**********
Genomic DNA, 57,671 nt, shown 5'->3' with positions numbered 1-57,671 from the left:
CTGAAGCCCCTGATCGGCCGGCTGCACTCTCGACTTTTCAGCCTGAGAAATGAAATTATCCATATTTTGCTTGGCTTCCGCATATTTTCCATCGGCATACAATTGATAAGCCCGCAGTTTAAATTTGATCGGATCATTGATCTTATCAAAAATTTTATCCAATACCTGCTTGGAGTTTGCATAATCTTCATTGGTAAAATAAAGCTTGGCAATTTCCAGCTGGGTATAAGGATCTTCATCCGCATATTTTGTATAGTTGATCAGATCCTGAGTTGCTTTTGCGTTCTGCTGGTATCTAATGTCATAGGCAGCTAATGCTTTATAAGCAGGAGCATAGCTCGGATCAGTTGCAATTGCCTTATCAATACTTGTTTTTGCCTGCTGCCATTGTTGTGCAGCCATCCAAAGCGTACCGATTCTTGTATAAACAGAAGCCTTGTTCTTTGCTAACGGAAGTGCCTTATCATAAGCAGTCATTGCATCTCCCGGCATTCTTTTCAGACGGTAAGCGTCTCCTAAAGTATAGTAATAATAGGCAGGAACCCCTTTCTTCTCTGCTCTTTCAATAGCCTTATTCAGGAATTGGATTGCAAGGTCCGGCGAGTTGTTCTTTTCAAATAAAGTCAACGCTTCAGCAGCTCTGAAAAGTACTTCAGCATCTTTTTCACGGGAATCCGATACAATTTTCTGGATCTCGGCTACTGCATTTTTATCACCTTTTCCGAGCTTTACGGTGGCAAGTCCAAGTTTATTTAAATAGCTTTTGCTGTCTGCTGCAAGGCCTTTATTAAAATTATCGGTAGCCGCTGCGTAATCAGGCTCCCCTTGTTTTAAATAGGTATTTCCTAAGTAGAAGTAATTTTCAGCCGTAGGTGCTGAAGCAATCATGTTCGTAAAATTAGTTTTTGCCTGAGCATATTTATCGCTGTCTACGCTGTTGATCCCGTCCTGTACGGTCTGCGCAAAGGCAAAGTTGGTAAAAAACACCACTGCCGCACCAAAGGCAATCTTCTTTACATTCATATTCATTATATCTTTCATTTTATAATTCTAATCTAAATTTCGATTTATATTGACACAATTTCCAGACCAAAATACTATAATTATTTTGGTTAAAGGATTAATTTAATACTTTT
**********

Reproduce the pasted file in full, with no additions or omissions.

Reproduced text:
Genomic DNA, 57,671 nt, shown 5'->3' with positions numbered 1-57,671 from the left:
CTGAAGCCCCTGATCGGCCGGCTGCACTCTCGACTTTTCAGCCTGAGAAATGAAATTATCCATATTTTGCTTGGCTTCCGCATATTTTCCATCGGCATACAATTGATAAGCCCGCAGTTTAAATTTGATCGGATCATTGATCTTATCAAAAATTTTATCCAATACCTGCTTGGAGTTTGCATAATCTTCATTGGTAAAATAAAGCTTGGCAATTTCCAGCTGGGTATAAGGATCTTCATCCGCATATTTTGTATAGTTGATCAGATCCTGAGTTGCTTTTGCGTTCTGCTGGTATCTAATGTCATAGGCAGCTAATGCTTTATAAGCAGGAGCATAGCTCGGATCAGTTGCAATTGCCTTATCAATACTTGTTTTTGCCTGCTGCCATTGTTGTGCAGCCATCCAAAGCGTACCGATTCTTGTATAAACAGAAGCCTTGTTCTTTGCTAACGGAAGTGCCTTATCATAAGCAGTCATTGCATCTCCCGGCATTCTTTTCAGACGGTAAGCGTCTCCTAAAGTATAGTAATAATAGGCAGGAACCCCTTTCTTCTCTGCTCTTTCAATAGCCTTATTCAGGAATTGGATTGCAAGGTCCGGCGAGTTGTTCTTTTCAAATAAAGTCAACGCTTCAGCAGCTCTGAAAAGTACTTCAGCATCTTTTTCACGGGAATCCGATACAATTTTCTGGATCTCGGCTACTGCATTTTTATCACCTTTTCCGAGCTTTACGGTGGCAAGTCCAAGTTTATTTAAATAGCTTTTGCTGTCTGCTGCAAGGCCTTTATTAAAATTATCGGTAGCCGCTGCGTAATCAGGCTCCCCTTGTTTTAAATAGGTATTTCCTAAGTAGAAGTAATTTTCAGCCGTAGGTGCTGAAGCAATCATGTTCGTAAAATTAGTTTTTGCCTGAGCATATTTATCGCTGTCTACGCTGTTGATCCCGTCCTGTACGGTCTGCGCAAAGGCAAAGTTGGTAAAAAACACCACTGCCGCACCAAAGGCAATCTTCTTTACATTCATATTCATTATATCTTTCATTTTATAATTCTAATCTAAATTTCGATTTATATTGACACAATTTCCAGACCAAAATACTATAATTATTTTGGTTAAAGGATTAATTTAATACTTTT